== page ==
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November 18th, 2008 at 10:36 am

Big Apple or Stale Bagel? Test Your Knowledge of New York City Food

Gastropolis: Food and New York City, Annie Hauck-Lawson and Jonathan DeutschHow much of a foodie are you? Test your knowledge of New York City cuisine, both past and present, with a quiz based on the newly published Gastropolis: Food and New York City.

Are you a Big Apple or a Stale Bagel? Take the quiz below to find out!

1. During the early nineteenth century in New York City, one of the most difficult beverages to have was?
a) Drinking water
b) Milk
c) Beer
d) Liquor

2. In the late 1700s, this food was one of the most popular things to eat in the city. It was one of the few foods consumed by both the upper and lower classes, and most establishments sold all you could eat for 6 cents.
a) Apples
b) Gruel
c) Oysters
d) Cranberries

3. What food started in a German immigrant’s restaurant in New York City but today has become a worldwide symbol of American cuisine?
a) Hot dogs
b) Hamburgers
c) Apple pie
d) Corn-dogs

4. Which of the following countries are represented in New York City’s “Chinatowns”?
a) Thailand
b) Pakistan
c) Bangladesh
d) All of the above

5. Which famous New York restaurant was (and remains) the most expensive restaurant ever built?
a) Le Pavillon
b) Atlas
c) The Four Seasons
d) Le Cirque

6. The largest market in New York City, and the world, is located in?
a) Manhattan
b) Brooklyn
c) Queens
d) Bronx

7. The iconic New York drink, the egg cream, was popularized by which immigrant culture?
a) French
b) German
c) Jewish
d) Italian

8. The round shape of a bagel was originally meant to resemble the shape of what?
a) Flattened egg
b) King’s crown
c) Riding stirrup
d) Donut

9. The average size of supermarkets across the nation is 48,000 square feet, but what is the average size in New York City?
a) 4,000 square feet
b) 10,000 square feet
c) 60,000 square feet
d) 100,000 square feet

10. The United States Food Bank estimates that approximately _________________ of New York City’s Residents are at risk of going hungry.
a) 500,000
b) 1 million
c) 1.5 million
d) 2 million

For the answers….

1. (a) Drinking water – Until the middle of the nineteenth century, obtaining clean drinking water was a constant problem. Many scientists did not fully understand the relationship between drinking water, waste disposal, and the outbreak of epidemics until 1832, when the Croton River was dammed to create a water reservoir.

2. (c) Oysters – New York had such a large quantity of oysters that poor families quite often lived on nothing but oysters and bread. Oyster cellars and saloons shot up all over the city, offering as many oysters as you could eat for 6 cents. Although it was often said that if a customer ate too many, the waiter would slip him a bad one.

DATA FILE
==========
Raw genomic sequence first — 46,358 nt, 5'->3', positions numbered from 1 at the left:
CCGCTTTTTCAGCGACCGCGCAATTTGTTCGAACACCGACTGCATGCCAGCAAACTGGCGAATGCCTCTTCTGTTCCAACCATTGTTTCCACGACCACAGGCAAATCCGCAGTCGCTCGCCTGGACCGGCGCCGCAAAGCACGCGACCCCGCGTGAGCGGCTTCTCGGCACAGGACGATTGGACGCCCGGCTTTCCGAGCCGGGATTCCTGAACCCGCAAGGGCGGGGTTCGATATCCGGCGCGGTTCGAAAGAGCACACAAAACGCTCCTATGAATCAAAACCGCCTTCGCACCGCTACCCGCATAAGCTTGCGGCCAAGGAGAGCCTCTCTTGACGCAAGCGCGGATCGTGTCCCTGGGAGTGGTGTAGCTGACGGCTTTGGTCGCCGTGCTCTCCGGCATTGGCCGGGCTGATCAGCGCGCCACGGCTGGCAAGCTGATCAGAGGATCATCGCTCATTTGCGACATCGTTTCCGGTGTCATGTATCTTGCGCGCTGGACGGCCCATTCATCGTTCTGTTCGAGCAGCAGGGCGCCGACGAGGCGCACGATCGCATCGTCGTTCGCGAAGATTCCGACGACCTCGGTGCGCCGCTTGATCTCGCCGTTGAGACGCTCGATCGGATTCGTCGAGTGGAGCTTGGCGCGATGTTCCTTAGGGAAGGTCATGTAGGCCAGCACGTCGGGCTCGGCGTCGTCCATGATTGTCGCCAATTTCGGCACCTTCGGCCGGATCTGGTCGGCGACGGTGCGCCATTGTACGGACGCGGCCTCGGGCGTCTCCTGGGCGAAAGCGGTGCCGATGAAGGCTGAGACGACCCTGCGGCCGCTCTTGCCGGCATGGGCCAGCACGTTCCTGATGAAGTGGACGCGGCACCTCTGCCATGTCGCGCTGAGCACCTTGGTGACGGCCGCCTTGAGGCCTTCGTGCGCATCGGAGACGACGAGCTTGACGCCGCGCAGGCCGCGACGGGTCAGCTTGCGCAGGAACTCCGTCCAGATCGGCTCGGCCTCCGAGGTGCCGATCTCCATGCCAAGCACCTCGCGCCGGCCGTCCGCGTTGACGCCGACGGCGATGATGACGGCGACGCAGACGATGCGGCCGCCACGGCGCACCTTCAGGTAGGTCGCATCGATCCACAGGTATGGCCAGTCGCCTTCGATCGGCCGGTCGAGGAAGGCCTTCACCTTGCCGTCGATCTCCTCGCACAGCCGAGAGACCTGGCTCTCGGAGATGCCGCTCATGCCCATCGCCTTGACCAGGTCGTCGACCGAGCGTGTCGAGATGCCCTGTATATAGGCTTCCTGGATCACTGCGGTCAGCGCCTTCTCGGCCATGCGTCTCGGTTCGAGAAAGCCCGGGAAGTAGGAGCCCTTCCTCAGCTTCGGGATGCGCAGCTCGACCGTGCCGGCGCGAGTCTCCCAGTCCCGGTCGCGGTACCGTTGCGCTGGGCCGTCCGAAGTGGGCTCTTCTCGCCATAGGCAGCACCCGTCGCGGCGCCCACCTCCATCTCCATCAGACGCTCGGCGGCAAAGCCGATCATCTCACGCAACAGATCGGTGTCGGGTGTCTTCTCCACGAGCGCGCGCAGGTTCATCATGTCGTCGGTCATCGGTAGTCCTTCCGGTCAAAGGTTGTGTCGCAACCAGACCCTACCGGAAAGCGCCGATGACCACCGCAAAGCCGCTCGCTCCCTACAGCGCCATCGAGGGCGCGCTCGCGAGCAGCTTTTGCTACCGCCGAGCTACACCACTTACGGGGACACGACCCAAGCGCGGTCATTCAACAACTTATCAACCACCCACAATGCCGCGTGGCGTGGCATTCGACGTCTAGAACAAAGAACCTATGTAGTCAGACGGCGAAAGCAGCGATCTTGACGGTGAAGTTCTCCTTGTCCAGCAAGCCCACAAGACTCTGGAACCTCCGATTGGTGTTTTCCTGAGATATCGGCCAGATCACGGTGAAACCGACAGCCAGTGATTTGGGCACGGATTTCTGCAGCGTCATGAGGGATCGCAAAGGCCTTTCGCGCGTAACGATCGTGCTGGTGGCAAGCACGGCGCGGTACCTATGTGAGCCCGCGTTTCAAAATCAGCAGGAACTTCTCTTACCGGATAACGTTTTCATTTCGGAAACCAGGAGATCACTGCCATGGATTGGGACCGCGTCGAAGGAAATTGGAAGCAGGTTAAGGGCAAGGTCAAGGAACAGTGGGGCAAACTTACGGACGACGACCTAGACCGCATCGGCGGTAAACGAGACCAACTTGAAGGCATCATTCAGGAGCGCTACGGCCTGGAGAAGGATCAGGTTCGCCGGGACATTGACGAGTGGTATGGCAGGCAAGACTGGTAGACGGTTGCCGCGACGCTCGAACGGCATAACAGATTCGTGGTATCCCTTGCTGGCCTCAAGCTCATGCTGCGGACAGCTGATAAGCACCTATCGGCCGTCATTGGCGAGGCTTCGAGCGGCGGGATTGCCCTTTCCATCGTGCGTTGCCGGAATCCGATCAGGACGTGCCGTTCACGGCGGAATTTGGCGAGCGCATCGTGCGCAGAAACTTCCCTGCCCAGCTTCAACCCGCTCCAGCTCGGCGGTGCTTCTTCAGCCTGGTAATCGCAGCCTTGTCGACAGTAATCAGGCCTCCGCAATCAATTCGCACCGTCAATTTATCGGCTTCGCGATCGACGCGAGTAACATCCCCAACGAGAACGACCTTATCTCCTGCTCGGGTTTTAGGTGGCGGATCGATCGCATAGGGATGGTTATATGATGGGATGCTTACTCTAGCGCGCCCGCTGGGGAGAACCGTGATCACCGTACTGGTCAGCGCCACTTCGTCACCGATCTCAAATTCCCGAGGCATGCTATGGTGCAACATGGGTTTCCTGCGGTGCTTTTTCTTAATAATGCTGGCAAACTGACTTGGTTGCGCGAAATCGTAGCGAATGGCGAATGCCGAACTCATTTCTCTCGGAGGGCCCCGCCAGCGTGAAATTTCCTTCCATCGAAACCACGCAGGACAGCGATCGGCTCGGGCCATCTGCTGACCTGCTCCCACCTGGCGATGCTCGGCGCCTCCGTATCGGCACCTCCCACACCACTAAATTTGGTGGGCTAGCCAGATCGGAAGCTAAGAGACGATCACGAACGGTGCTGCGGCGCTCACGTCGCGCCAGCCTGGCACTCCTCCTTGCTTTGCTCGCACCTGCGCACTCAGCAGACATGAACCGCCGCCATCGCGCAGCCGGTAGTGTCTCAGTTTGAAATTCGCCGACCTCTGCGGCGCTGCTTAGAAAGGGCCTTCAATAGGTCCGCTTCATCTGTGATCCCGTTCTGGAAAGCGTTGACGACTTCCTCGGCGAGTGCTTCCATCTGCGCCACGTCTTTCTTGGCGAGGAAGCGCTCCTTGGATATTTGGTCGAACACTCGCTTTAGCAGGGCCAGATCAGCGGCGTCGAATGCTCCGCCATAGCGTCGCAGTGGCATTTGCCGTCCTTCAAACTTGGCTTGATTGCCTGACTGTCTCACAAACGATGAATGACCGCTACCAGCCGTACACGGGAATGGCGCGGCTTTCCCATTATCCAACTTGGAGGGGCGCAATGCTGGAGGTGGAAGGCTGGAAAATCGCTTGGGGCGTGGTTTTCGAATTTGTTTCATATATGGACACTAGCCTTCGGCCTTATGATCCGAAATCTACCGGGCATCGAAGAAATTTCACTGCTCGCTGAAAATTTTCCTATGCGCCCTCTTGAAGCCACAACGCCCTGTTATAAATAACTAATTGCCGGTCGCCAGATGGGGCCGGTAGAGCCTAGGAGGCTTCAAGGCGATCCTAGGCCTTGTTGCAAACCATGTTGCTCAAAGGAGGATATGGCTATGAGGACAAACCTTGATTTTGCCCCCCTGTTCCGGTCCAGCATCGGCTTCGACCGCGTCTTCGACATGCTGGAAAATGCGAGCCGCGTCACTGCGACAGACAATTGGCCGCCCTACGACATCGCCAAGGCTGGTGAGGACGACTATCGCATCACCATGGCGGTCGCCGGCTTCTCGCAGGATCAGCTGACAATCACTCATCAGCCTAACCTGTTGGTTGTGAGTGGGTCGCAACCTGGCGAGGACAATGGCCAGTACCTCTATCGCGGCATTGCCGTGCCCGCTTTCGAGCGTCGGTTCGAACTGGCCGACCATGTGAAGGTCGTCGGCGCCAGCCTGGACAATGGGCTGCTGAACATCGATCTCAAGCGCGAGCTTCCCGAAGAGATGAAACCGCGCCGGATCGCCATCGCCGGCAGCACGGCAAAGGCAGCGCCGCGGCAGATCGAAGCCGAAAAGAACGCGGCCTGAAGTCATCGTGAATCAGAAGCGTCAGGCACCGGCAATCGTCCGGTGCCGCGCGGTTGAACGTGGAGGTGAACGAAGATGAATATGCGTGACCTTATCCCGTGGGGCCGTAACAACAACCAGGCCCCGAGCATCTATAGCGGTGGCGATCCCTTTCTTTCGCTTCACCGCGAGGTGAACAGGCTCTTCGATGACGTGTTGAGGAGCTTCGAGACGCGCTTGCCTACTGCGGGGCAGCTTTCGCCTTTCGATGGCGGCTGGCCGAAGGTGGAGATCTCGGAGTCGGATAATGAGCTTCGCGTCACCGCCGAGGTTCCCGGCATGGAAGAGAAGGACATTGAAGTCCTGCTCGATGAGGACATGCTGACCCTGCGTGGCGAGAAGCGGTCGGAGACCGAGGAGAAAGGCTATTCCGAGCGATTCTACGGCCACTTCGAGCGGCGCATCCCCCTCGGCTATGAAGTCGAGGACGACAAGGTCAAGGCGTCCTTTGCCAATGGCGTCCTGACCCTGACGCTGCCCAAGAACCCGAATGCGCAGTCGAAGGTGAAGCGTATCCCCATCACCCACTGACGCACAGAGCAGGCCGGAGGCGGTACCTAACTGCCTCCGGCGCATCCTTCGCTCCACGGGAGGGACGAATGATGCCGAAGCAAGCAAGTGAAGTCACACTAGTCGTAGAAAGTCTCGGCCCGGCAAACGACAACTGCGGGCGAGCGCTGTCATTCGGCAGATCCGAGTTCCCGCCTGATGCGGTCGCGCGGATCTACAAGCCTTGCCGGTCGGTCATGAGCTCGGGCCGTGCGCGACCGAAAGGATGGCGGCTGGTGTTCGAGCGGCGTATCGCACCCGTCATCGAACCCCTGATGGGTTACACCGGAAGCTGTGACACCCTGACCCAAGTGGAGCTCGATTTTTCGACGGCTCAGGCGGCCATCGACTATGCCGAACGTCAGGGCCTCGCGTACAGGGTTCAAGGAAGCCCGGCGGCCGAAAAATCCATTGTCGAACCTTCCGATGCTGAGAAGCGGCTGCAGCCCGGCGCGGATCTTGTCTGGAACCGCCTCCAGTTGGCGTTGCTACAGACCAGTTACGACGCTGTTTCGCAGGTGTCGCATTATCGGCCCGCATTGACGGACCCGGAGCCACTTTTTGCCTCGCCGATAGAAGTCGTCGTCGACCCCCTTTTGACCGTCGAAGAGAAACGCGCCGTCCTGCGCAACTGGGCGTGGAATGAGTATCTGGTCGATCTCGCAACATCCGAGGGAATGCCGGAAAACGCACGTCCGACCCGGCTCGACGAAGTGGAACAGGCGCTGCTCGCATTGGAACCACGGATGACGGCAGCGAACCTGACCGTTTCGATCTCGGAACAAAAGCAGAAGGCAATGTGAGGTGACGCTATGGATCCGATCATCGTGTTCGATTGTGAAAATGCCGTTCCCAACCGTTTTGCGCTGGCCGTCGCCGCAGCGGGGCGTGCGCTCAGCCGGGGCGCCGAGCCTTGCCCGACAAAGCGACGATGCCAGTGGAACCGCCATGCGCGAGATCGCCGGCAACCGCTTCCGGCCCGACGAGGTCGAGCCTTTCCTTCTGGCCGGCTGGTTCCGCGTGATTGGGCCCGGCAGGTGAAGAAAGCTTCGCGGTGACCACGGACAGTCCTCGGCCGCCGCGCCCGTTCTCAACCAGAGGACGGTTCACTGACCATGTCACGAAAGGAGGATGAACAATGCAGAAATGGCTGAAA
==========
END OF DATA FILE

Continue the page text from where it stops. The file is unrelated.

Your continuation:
3. (b) Hamburgers – In 1873, Auguste Ermisch’s restaurant featured an inexpensive “Hamburger steak” that was made by grinding scraps of beef.  Within ten years, it was common practice for street vendors to serve it on a bun, leading to the hamburger sandwich.

4. (d) All of the above – Many residents of “Chinatown” feel that the term is a misleading and inaccurate representation of the culinary offerings of the area. Chinatown also hosts foods from Korea, Singapore, China, India, and Malaysia.

5. (c) The Four Seasons – In 1959 the Four Seasons was considered the most modern, “most New York”, of all restaurants. The cost of building it totaled $4.5 (approximately $30 million in 2005 dollars).

6. (b) Bronx – The Hunt’s Point Market, located in the South Bronx, sells more than $2 billion worth of produce yearly and handles 50-60% of the fruit and vegetables consumed annually in greater New York.

7. (c) Jewish – The traditional egg cream – made from seltzer, chocolate syrup, and milk, was a beverage and treat consumed primarily by Jewish immigrants on the Lower East Side, the Bronx, and Brooklyn during the early twentieth century.

8. (c) Riding stirrup – Bagels originated in Vienna, Austria in 1683.  The bagel was developed by a Jewish baker to show his appreciation for the reigning Polish king.  Bugel, means riding stirrup in German. Horseback riding was the Polish king’s favorite hobby.

9. (a) 4,000 square feet – As a result of the extremely high pricing for rent in New York City, the average size of supermarkets is over 40,000 feet smaller than those found across the country.

10. (d) 2 million – Despite all the recent activity in food assistance programs, the latest figures show that 1.2 million New Yorkers live in “food-insecure” homes and at least 2 million residents are at risk of going hungry.

If you got:

8 – 10: Big Apple!

5 – 7: Fresh Egg Cream

2 – 4: Greasy Pizza

0 – 1: Stale Bagel

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